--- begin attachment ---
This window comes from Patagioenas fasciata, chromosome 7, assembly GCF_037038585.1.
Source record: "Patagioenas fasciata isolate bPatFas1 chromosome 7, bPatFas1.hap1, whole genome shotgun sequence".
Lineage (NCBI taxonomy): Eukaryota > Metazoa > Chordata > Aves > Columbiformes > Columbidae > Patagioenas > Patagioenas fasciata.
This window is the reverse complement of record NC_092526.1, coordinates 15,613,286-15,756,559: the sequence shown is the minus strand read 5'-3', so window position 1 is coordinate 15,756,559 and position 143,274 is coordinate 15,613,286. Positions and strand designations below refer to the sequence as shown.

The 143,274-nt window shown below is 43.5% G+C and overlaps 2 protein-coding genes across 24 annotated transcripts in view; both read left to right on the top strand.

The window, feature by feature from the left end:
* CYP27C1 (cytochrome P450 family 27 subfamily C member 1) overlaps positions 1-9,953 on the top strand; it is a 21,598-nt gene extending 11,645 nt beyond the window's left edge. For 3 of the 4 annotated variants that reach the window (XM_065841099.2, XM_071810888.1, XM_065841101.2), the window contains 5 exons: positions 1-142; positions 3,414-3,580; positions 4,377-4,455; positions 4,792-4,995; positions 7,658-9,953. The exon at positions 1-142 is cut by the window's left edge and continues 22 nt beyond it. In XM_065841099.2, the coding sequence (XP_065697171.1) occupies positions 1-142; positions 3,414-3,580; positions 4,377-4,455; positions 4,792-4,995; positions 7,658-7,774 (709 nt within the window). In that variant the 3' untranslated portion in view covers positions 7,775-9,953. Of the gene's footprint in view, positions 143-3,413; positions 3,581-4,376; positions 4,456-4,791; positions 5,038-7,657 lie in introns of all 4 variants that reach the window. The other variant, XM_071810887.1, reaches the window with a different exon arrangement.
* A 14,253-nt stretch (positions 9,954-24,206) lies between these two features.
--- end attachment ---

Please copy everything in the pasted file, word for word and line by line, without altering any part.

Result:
This window comes from Patagioenas fasciata, chromosome 7, assembly GCF_037038585.1.
Source record: "Patagioenas fasciata isolate bPatFas1 chromosome 7, bPatFas1.hap1, whole genome shotgun sequence".
Lineage (NCBI taxonomy): Eukaryota > Metazoa > Chordata > Aves > Columbiformes > Columbidae > Patagioenas > Patagioenas fasciata.
This window is the reverse complement of record NC_092526.1, coordinates 15,613,286-15,756,559: the sequence shown is the minus strand read 5'-3', so window position 1 is coordinate 15,756,559 and position 143,274 is coordinate 15,613,286. Positions and strand designations below refer to the sequence as shown.

The 143,274-nt window shown below is 43.5% G+C and overlaps 2 protein-coding genes across 24 annotated transcripts in view; both read left to right on the top strand.

The window, feature by feature from the left end:
* CYP27C1 (cytochrome P450 family 27 subfamily C member 1) overlaps positions 1-9,953 on the top strand; it is a 21,598-nt gene extending 11,645 nt beyond the window's left edge. For 3 of the 4 annotated variants that reach the window (XM_065841099.2, XM_071810888.1, XM_065841101.2), the window contains 5 exons: positions 1-142; positions 3,414-3,580; positions 4,377-4,455; positions 4,792-4,995; positions 7,658-9,953. The exon at positions 1-142 is cut by the window's left edge and continues 22 nt beyond it. In XM_065841099.2, the coding sequence (XP_065697171.1) occupies positions 1-142; positions 3,414-3,580; positions 4,377-4,455; positions 4,792-4,995; positions 7,658-7,774 (709 nt within the window). In that variant the 3' untranslated portion in view covers positions 7,775-9,953. Of the gene's footprint in view, positions 143-3,413; positions 3,581-4,376; positions 4,456-4,791; positions 5,038-7,657 lie in introns of all 4 variants that reach the window. The other variant, XM_071810887.1, reaches the window with a different exon arrangement.
* A 14,253-nt stretch (positions 9,954-24,206) lies between these two features.